Mecklenburg’s resiliency made him one of the best late-round draft selections ever in Denver Broncos team history.
His tremendous impact on the Broncos of the 1980s and early 1990s prompted many pundits, including the great Sports Illustrated football writer Paul Zimmerman, to consider him one of the greatest players of his era.
Former Denver Broncos head coach Wade Phillips even feels that Karl Mecklenburg, a first-rate pass rusher, is a worthy candidate for the Pro Football Hall of Fame in Canton, OH.
Karl Mecklenburg, his wife Kathi, and their three kids currently live in the Littleton, CO area.
Mecklenburg told DenverBroncos.com some twenty-seven years after he retired that he felt he would not have made it to any of today’s NFL rosters.
Mecklenburg felt his physical attributes – weight, height, and 40-yard dash speed among other things – do not leap out at scouts, coaches, and executives.
Pregame with family at Super Bowl 50! Missing you today Dad. pic.twitter.com/VgOseLiChV
— Karl Mecklenburg CSP, NFL (@KarlMecklenburg) February 7, 2021
He also said that teams’ heavy reliance on players’ college stats and achievements and even walkthroughs would have made him an ultimate dark horse.
Karl Mecklenburg, the unheralded “Albino Rhino,” became the 17th member of the Denver Broncos Ring of Fame in the fall of 2001.
Mecklenburg also entered the Colorado Sports Hall of Fame that same year.
He established the REACH Foundation, an organization that promotes reading among kids in the Denver area, five years later.
Mecklenburg told The Minnesota Daily in 2011 that his struggles with dyslexia encouraged him to establish the foundation.
Mecklenburg coached the Kent Sun Devils, a high school football team based in Denver, CO during his retirement years.
Mecklenburg also became a motivational speaker in the Mile High City following his retirement from the National Football League in 1994. He has an estimated 45 speaking engagements every year.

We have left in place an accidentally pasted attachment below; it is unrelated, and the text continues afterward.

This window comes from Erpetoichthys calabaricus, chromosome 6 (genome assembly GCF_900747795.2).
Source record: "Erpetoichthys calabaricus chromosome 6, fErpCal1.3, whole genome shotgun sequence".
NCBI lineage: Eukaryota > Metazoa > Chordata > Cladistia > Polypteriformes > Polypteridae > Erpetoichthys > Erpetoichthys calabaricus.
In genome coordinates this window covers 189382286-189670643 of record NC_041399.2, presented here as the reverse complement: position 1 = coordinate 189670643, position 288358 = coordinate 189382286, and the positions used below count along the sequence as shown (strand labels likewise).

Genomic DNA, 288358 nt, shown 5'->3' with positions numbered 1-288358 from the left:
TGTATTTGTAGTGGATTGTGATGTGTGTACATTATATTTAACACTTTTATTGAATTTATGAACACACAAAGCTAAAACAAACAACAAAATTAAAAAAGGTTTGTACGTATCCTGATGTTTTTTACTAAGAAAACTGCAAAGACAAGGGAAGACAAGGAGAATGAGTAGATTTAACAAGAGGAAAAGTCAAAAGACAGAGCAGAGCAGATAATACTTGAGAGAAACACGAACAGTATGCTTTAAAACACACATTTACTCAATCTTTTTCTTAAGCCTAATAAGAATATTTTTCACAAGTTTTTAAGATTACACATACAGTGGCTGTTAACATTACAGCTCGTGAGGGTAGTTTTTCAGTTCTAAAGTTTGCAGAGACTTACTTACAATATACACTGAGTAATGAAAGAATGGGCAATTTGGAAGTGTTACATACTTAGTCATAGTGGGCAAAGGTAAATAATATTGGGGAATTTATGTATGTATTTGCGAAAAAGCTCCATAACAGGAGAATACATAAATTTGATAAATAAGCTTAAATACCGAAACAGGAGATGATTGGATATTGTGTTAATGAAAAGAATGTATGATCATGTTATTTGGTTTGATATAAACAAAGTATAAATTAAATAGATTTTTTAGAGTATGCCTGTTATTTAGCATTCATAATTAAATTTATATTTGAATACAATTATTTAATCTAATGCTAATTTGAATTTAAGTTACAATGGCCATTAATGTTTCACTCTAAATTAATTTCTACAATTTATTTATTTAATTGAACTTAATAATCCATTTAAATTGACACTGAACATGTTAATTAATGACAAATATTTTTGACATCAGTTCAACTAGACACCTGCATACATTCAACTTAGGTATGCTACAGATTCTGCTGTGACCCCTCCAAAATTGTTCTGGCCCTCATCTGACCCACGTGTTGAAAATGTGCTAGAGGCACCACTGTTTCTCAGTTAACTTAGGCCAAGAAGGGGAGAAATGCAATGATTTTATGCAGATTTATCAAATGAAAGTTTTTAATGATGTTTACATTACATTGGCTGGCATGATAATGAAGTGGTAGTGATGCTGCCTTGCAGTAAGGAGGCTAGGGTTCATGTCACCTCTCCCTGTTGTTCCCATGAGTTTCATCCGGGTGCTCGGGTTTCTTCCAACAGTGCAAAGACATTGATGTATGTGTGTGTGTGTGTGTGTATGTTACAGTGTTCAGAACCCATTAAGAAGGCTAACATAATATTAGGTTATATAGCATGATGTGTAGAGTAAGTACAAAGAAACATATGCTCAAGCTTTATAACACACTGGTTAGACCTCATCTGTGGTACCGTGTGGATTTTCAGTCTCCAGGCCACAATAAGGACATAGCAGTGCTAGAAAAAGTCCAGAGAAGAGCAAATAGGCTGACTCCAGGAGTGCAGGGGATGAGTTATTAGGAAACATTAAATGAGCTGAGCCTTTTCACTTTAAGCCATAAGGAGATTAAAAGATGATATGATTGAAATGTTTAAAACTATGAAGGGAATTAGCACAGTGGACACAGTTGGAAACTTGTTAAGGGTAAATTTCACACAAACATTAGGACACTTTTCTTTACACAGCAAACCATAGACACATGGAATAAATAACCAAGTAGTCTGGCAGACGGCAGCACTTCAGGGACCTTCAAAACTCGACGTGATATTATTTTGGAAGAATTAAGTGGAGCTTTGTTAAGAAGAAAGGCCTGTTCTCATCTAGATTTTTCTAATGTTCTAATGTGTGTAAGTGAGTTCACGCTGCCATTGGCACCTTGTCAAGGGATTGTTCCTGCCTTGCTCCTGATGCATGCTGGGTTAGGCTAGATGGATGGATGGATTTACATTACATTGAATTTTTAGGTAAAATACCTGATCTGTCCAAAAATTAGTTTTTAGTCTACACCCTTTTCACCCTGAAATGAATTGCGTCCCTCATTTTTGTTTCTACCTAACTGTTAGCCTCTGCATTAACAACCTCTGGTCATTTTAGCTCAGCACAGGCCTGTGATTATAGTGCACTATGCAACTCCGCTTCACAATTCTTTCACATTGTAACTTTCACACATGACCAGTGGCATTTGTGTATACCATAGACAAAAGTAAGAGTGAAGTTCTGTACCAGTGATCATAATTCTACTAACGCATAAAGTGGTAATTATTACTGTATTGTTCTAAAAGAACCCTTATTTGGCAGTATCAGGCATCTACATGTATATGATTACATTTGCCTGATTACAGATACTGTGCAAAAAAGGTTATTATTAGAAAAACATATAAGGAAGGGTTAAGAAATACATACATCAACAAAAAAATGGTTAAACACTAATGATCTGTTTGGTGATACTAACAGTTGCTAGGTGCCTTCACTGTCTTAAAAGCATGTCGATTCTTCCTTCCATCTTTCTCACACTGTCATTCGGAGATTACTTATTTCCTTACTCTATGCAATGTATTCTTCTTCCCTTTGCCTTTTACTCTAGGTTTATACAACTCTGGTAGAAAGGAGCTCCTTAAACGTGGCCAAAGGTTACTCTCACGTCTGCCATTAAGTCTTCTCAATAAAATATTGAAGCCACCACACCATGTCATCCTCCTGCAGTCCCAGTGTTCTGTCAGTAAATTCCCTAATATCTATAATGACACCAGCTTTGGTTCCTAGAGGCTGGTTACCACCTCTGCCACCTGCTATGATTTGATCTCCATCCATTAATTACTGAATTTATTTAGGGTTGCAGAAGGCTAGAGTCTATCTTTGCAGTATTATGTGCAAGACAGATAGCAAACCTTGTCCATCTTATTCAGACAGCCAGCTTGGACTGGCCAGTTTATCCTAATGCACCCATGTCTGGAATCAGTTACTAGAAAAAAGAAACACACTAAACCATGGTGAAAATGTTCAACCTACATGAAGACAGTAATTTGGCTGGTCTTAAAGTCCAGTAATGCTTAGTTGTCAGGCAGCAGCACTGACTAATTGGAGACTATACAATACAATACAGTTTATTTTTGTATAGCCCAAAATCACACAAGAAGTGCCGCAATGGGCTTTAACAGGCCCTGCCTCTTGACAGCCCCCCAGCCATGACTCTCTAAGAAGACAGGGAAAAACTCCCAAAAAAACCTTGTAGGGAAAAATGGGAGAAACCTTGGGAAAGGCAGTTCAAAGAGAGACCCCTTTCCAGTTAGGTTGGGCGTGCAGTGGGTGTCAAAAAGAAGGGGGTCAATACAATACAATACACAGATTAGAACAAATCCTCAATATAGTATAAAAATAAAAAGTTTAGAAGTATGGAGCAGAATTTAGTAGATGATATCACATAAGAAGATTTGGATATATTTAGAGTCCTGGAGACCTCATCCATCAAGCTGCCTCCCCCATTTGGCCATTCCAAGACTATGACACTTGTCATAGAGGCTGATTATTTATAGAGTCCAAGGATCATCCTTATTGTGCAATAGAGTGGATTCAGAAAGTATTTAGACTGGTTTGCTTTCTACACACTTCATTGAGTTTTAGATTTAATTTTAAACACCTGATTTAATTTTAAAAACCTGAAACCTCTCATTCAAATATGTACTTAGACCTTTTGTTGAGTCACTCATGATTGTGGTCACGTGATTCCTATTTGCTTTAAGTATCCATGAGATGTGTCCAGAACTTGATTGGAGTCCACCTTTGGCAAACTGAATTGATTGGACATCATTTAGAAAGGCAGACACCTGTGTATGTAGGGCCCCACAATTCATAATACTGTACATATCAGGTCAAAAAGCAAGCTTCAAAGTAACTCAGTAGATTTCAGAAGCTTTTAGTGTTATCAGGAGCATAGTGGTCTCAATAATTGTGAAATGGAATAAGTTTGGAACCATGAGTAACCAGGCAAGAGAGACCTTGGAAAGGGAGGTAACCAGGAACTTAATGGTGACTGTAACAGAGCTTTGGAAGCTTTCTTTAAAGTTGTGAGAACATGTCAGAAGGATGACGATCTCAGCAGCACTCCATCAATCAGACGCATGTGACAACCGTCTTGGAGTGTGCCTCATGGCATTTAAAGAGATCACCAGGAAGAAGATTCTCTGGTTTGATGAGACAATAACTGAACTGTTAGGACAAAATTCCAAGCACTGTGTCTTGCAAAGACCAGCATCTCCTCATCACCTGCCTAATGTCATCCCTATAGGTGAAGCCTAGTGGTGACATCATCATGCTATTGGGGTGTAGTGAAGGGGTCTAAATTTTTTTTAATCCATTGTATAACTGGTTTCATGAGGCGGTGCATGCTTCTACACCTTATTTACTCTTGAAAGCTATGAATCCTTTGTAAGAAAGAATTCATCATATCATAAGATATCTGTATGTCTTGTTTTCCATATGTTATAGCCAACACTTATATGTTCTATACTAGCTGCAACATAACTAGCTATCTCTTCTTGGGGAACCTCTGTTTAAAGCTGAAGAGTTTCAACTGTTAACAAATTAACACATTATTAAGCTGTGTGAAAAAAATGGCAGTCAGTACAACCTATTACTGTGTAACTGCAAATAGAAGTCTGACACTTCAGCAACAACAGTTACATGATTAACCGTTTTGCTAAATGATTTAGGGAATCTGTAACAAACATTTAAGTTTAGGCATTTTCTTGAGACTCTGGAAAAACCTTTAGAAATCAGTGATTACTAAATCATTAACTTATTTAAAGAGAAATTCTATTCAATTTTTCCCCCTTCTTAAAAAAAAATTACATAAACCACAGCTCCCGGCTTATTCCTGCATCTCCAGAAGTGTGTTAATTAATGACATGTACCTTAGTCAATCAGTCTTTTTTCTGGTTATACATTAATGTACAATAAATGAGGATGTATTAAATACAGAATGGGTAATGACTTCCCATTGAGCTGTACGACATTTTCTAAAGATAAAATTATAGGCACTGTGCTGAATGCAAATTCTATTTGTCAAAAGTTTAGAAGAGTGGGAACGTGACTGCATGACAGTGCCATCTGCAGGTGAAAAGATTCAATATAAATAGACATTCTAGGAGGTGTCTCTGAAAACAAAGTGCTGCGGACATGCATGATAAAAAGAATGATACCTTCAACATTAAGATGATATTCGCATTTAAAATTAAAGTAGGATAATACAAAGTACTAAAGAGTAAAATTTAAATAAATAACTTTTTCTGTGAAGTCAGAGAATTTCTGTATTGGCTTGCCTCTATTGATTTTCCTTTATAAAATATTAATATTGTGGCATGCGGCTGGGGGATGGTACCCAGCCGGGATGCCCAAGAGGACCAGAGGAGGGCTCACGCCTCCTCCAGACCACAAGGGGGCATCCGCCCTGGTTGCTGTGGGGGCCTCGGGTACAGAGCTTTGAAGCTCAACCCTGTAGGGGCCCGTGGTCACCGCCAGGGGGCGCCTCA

“I talk about passion,” Mecklenburg told The Denver Post in the summer of 2013. “Desire. Wanting to get the most out of yourself you possibly can. Testing the limits.”
For Mecklenburg, his excitement for public speaking is on the same level as preparing for a game against the Los Angeles Raiders.
Mecklenburg also admitted to The Denver Post that he has been battling health issues he feels stemmed from multiple concussions during his NFL playing career from 1983 to 1994.
Mecklenburg recalled repeatedly ramming his head against other players during practice and games. By his estimate, he had around twelve concussions when he played in the NFL.
He was one of 60 plaintiffs in former New York Giants quarterback Jeff Hostetler’s concussion lawsuit against the NFL.
Mecklenburg played football with the knowledge that he was going to deal with several injuries. However, experiencing brain issues in retirement was not what he signed up for.
“I didn’t buy in to professional football with the understanding that I was going to have brain damage,” he told The Denver Post in 2013.
Nonetheless, Mecklenburg told DenverBroncos.com four years later that he still missed the adrenaline rush of the NFL gridiron.
Mecklenburg revealed to FOX 31’s Deborah Takahara in December 2021 that he’s a skin cancer survivor.
Karl Mecklenburg is a known philanthropist in the Denver, CO area. He has collaborated with Colorado Youth Outdoors, Taste of the NFL, For Mercy Sake Sackem, and Project Healing Waters during his retirement years.